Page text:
HOW I MAKE IT WORK... TV host Marc Fennell on putting his family first.
WHEN HIS FLOURISHING CAREER BEGAN TO TAKE A TOLL ON HIS FAMILY LIFE, THE 31-YEAR-OLD TV AND RADIO PRESENTER DECIDED TO CHANGE DIRECTION AND FOLLOW A PATH CLOSE TO HIS HEART
When I was 15, I turned on the radio, heard Triple J for the first time and was obsessed. From that point, the only thing I wanted was to be their on-air film reviewer.
That dream came true. When I heard my voice on radio? Oh, my god. It was just a two-minute segment, but knowing it reached nearly three million people multiple times a week meant so much.
Soon I was desperate to branch out. I also wanted to write books, mount a comedy show and find my way to TV. In 2009, they all happened. Then I asked my now-wife, Madeleine, to marry me.
I met Madeleine when I was 17. We were working in community radio. She was a producer then and now – not to mention an amazing manager. How she handles our lives leaves me in awe. She’s the executive producer of our lives.
I kept getting work: I launched a new ABC radio program in 2012. The following year, SBS came along with a hosting gig on The Feed. My wife was not wild about the impact nightly TV would have on us. It is a big lifestyle change, but professionally speaking it was worth it; the show went on to be nominated for Walkley Awards and Logies.
In 2014, our son came along in the midst of the madness. As parents who were used to working – a lot – things were hard. Then came our daughter, Sophie, who’s now 10 months old.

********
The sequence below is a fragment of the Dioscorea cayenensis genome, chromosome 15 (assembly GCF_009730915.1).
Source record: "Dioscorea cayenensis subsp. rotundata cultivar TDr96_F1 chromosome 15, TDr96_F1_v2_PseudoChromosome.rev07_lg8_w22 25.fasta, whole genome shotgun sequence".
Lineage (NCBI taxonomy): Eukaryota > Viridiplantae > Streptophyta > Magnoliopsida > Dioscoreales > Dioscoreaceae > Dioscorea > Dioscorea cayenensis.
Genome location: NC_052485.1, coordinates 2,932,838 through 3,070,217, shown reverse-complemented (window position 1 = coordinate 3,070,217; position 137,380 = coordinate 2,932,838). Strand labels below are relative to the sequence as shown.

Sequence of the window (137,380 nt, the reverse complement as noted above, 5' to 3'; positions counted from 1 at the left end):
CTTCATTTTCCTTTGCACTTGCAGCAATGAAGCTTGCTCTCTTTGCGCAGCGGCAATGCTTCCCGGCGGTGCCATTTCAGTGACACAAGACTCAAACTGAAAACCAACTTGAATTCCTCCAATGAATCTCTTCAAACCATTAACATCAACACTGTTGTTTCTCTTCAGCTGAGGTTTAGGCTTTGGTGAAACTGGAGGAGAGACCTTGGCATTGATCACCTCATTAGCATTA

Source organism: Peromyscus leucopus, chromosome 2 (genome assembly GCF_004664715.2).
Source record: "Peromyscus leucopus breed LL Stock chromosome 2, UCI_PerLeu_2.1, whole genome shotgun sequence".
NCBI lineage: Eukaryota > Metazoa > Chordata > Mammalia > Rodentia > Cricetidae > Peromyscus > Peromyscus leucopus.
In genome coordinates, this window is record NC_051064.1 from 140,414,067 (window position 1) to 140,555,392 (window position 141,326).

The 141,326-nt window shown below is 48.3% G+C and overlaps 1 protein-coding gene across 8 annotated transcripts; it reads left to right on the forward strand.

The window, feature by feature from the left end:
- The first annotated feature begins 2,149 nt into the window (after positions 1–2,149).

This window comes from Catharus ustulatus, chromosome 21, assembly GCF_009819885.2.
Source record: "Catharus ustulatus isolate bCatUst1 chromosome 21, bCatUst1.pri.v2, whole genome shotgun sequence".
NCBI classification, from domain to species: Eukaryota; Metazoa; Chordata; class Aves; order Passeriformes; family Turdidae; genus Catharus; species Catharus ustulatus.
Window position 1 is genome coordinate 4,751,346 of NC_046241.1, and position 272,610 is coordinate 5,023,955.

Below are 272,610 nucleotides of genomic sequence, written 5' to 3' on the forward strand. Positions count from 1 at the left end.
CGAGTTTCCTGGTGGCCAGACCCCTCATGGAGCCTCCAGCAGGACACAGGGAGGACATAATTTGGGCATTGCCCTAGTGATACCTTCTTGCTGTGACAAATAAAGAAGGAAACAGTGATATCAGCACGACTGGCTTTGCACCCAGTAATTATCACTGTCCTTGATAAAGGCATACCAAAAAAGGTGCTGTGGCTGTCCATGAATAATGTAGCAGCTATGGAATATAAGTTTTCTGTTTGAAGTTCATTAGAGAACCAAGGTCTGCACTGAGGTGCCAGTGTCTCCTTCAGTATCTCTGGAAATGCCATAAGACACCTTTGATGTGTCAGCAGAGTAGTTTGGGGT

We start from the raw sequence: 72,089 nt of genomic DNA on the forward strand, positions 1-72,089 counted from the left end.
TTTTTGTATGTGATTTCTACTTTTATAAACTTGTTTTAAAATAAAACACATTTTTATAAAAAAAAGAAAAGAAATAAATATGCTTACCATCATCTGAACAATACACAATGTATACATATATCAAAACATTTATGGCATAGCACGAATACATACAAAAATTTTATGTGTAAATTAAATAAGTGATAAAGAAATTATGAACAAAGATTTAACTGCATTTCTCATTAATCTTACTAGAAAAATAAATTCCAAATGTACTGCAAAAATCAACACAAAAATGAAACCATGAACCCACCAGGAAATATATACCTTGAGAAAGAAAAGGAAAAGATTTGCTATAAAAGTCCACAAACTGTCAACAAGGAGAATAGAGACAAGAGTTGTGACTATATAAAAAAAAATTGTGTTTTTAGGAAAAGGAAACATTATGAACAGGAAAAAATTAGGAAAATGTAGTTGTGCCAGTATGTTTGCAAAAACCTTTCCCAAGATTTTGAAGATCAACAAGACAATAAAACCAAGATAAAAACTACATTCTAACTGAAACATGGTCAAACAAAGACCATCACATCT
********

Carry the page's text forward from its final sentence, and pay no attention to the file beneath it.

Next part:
It finally became evident about a year ago that something had to give for the sake of family; months before I made the decision to wrap up my time with Triple J, Madeleine and I were broaching the idea. It took me a long time to come to terms with who I might be away from my job there – a decade on, it had come to define me. But I came to realise that one more night spent working at Triple J meant one more night spent away from my kids.
Changing my career led to a change in my interests, too. I’m now part of Media
Diversity Australia, a not-for-profit with the goal of helping the Australian media look more like its public. When I was growing up, nobody on mainstream TV looked like me except for [news presenter] Indira Naidoo. I don’t want to be the guy whingeing about the problem anymore. I want to help find solutions. Look at it this way: I spent enough time as a critic. Now I’d rather be someone who constructs.